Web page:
Monday, October 25, 2010


The leaves are gorgeous and the air has turned crisp. Autumn is in full swing. Can cold and flu season be far behind? No worries if you have this soup stashed in your arsenal.
Even if you had your flu shot and never catch cold-this soup will be your best ally on Thanksgiving for making gravy, turkey chowder and numerous other holiday delights. Those recipes forthcoming.

Chicken soup is as warm and comforting as a favorite pair of slippers. It turns out that the Jewish Penicillin may actually have some medicinal benefits. But, while the jury is still out on the healing properties of Chicken Soup, it is a fact that almost every culture has some form of chicken soup. Everyone loves chicken soup!
There are only two things to remember when making chicken soup:

1. The World’s Greatest Chicken Soup is made from chicken. Chicken bones, that is. The bones have all of the gelatin and collagen in them. There is no need to boil away a chicken-all you will have is “chickeny” water. Have your butcher set aside bones for you in the freezer or learn to cut your own whole chickens and save the bones.

2. Chicken soup does not come from a can, a carton or bouillon cubes. It takes chicken bones to make a rich, flavorful and heartwarming stock that you can turn into soup.


Yields: 4 quarts rich stock

4 pounds of chicken bones (wings, carcasses, necks etc…)
Approximately 12 cups of water
1 large Spanish onion, chopped
3 large carrots, chopped
3 celery ribs, chopped
3 sprigs of fresh thyme
5 parsley sprigs
1 bay leaf
1 whole clove
1 teaspoon of whole black peppercorns
(Do not add salt at this point. The stock will reduce as part of the natural simmering process and salting it can make it overly salty.)

1. Place all the ingredients in a large stock pot and fill with water only to the level of the bones and vegetables (this will guarantee a rich, not watery stock).
2. Place the stockpot (uncovered) over medium heat and bring to a simmer.
3. Skim off any scum that floats to the top. The scum will make your soup cloudy and bitter. Continue simmering for 4 hours. Turn off the heat and allow the chicken stock to steep.

4. Strain out the bones and vegetables and discard. Cool the stock, in your stock pot in a sink filled with cold water and ice, completely before storing covered in the refrigerator or freezer. Ladle off the fat from the top of the stock before using.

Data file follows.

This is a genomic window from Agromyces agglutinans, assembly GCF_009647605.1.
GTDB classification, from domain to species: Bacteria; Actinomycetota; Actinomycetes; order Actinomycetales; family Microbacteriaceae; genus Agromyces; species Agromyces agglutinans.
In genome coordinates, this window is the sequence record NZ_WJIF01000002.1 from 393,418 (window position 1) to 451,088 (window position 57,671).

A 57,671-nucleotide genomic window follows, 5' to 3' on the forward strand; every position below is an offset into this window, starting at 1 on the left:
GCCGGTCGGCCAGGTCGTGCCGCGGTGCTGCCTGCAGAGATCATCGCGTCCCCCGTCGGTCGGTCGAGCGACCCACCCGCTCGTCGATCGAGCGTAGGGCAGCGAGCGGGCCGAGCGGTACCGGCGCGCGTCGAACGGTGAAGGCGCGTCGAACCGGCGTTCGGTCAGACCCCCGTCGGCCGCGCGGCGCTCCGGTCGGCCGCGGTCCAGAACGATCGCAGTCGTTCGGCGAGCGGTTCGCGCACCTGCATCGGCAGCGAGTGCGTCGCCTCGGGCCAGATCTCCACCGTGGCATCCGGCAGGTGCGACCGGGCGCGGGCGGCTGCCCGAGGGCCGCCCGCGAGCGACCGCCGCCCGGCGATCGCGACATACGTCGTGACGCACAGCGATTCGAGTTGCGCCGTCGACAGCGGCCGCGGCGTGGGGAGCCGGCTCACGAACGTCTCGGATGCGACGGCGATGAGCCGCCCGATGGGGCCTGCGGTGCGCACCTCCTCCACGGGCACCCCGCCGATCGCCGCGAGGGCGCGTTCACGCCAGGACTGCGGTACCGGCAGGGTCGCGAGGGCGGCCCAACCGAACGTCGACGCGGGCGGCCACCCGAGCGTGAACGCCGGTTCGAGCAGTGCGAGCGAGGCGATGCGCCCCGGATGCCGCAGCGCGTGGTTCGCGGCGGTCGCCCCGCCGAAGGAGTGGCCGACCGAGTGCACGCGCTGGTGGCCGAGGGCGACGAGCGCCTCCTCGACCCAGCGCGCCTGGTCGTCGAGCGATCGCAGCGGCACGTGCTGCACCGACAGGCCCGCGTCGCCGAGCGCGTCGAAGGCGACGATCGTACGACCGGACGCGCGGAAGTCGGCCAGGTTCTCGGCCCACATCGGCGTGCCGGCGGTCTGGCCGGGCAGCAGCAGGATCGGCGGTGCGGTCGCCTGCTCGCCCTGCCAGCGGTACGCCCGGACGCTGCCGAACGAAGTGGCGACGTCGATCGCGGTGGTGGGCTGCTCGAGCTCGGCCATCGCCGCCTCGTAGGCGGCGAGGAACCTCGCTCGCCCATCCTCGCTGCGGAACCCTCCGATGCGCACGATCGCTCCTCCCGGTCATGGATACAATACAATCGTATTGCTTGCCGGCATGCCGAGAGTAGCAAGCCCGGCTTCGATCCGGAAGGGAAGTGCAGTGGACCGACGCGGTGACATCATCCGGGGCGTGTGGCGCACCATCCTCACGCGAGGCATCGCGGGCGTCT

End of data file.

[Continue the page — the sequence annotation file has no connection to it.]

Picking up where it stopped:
5. Stock may stored, covered, in the freezer for up to 3 months or in the refrigerator for up to 5 days.

From Stock into Soup

1 pound white or dark chicken meat, cut into small cubes
½ cup thinly sliced celery
½ cup thinly sliced peeled celery root
½ cup thinly sliced carrots
½ cup thinly sliced parsnips
½ pound wide egg noodles
¼ cup chopped fresh parsley
Salt and White pepper to taste

1. Bring chicken stock to a simmer in a large saucepan or stock pot. Add the ingredients. Adjust seasoning to taste.

Wednesday, October 6, 2010


Macaroni and Cheese Casserole

I wait all summer long for cooler temps and the chance to make this homey comfort food. The rich creamy flavor and texture is nostalgic and will have your family clamoring for more. Nothing says love like homemade Mac and cheese. The bread crumb crust used to be a family discussion until everyone grew to love the crispy-buttery topping. Now everyone fights for the topping. Use the best quality cheese you can find-do not skimp and by all means, have some fun with it and try your favorite cheeses. I have made this dish with a sprinkling of Blue cheese for an adult version. I also have substituted whole wheat pasta instead of the traditional semolina pasta and no one complained. Attention all comfort food cravers-Skip the box and go for the good stuff-we are after all adults even if we need a bit of comfort now and then.

Serves 6 generously

1 pound macaroni or favorite pasta shape
3 tablespoon butter
3 tablespoons flour
1 shallot, minced finely
2 cloves garlic minced finely
2 cups of milk (I use whole milk for this)
2 teaspoons hot sauce
2 cups sharp cheddar cheese-grated (I use White Sharp Cheddar)
1 cup Emmentaler or Swiss cheese-grated
¼ teaspoon freshly grated nutmeg
1 cup of sour cream
½ cup bread crumbs-Panko* is perfect for this
2 tablespoons melted butter
Salt and pepper to taste

1. Pre-heat oven to 350. Bring a large saucepan with water to boil. Cook the pasta until al dente (about 10 minutes depending upon size of pasta). Drain and set aside.
2. Place a large sauté over medium low heat. Melt 3 tablespoons of butter. Add chopped shallot and garlic and sweat the vegetables until they are very soft (about 2 minutes). Add flour and stir together. Cook the mixture for several minutes to remove the raw flour flavor.
3. In a separate pan heat the milk until simmering. Add all at once to flour mixture. Whisk to prevent lumps. Add the hot sauce and cook until thickened (about 3-5 minutes). Remove from heat. Add grated cheese and stir until melted and incorporated.
4. Stir sour cream with cooked pasta. Add cheese mixture and stir to combine. Place in a lightly greased casserole.
5. Stir bread crumbs with melted butter and sprinkle on top of casserole. Bake at 350 until bubbly and golden (about 30 minutes).